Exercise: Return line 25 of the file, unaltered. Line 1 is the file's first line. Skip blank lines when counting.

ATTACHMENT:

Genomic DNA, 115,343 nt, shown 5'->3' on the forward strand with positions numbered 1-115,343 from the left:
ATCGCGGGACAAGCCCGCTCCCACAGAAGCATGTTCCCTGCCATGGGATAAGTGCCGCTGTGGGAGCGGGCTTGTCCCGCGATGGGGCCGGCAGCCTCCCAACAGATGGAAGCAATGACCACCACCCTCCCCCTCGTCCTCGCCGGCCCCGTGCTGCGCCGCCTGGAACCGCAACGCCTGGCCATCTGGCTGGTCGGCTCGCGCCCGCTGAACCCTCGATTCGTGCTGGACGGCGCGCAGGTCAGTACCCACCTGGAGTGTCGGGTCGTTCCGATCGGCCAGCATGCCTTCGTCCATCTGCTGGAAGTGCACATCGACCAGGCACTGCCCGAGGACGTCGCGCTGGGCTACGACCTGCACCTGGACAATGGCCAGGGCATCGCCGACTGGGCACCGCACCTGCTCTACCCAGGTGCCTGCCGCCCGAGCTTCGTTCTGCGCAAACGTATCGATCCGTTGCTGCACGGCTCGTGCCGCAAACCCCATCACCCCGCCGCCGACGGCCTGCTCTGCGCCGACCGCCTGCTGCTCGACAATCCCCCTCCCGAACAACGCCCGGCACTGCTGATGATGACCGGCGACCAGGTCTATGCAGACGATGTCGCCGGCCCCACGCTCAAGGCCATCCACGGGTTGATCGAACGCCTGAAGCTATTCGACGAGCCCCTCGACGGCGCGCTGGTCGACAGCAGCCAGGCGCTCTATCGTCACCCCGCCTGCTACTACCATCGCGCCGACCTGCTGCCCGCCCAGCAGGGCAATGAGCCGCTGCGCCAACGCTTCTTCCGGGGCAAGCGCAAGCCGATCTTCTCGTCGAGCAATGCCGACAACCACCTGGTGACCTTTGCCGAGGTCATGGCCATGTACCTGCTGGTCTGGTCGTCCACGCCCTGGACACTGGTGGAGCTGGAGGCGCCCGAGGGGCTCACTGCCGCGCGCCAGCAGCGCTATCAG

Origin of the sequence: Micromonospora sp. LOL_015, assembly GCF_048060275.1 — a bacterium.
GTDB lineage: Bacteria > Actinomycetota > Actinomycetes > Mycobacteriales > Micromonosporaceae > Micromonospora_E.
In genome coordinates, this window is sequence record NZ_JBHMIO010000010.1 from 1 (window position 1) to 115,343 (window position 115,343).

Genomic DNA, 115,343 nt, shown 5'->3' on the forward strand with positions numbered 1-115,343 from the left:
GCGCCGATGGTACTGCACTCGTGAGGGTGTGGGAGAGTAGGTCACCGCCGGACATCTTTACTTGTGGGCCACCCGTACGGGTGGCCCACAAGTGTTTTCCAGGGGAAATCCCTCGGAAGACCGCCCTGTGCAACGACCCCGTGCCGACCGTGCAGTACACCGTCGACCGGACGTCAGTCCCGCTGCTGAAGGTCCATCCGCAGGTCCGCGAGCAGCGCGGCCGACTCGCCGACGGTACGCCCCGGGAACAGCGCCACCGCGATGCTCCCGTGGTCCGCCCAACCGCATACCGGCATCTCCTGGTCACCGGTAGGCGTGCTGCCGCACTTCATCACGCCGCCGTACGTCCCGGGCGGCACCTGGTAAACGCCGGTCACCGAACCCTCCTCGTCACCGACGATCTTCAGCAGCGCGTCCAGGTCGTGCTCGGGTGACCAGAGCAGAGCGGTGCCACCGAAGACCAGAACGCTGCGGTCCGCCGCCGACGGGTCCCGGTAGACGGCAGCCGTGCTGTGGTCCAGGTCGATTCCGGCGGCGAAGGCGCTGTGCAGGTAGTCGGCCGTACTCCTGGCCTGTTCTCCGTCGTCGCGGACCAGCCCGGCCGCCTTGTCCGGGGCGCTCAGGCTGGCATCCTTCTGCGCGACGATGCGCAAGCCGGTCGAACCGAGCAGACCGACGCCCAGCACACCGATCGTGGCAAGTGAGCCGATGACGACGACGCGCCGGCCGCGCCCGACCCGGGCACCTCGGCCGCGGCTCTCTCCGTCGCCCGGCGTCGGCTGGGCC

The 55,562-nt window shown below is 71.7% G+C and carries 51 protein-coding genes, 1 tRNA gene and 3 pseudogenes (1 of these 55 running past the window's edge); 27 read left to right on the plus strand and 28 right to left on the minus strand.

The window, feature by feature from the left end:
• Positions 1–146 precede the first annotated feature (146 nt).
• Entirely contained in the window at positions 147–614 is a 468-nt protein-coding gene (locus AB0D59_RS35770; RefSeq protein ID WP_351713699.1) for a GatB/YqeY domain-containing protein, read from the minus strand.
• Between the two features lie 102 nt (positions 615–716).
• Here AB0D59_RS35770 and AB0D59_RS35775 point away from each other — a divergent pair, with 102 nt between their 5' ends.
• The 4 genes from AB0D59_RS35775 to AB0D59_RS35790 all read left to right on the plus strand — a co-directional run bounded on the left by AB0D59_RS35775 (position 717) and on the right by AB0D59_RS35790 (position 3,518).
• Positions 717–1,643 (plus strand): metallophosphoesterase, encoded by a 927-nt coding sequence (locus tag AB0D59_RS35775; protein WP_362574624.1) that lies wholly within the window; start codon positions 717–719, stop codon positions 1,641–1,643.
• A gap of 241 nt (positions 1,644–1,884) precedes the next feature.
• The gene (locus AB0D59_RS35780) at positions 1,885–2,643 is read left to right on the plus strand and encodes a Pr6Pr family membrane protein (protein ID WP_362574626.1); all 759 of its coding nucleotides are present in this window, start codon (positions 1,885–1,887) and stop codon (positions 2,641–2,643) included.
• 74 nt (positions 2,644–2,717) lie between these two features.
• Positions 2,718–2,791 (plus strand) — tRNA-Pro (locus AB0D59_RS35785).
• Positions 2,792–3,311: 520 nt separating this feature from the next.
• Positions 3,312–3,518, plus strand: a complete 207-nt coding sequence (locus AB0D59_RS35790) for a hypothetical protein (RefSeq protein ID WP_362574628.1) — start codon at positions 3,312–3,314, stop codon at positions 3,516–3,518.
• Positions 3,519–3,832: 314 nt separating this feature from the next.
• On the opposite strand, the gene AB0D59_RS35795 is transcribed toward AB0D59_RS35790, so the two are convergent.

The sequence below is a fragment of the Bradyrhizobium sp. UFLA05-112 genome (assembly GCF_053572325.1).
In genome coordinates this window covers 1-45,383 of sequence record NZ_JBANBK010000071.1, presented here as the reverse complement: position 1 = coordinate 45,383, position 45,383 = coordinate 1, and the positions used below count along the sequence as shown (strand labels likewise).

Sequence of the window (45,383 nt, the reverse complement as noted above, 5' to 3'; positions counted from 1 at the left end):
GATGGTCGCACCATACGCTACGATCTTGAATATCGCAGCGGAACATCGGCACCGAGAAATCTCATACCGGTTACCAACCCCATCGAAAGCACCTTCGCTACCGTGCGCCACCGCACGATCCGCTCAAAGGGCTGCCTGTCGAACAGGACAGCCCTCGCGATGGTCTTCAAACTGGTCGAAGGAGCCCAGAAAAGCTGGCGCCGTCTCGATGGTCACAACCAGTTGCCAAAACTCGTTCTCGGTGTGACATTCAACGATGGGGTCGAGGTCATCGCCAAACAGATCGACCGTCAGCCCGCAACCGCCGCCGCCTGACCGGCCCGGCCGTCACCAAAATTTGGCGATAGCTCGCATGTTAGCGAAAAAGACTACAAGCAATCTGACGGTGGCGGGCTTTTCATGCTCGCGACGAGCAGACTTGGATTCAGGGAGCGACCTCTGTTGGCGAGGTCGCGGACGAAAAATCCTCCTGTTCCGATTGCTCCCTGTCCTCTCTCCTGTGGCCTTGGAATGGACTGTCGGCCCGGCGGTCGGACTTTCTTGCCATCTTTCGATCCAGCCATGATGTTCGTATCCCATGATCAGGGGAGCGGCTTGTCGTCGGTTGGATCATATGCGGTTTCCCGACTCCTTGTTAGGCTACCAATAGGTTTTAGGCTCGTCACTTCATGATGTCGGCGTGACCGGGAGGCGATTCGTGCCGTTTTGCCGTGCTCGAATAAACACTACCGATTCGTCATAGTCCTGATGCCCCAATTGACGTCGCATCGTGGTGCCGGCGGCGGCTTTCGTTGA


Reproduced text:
In genome coordinates this window covers 1-45,383 of sequence record NZ_JBANBK010000071.1, presented here as the reverse complement: position 1 = coordinate 45,383, position 45,383 = coordinate 1, and the positions used below count along the sequence as shown (strand labels likewise).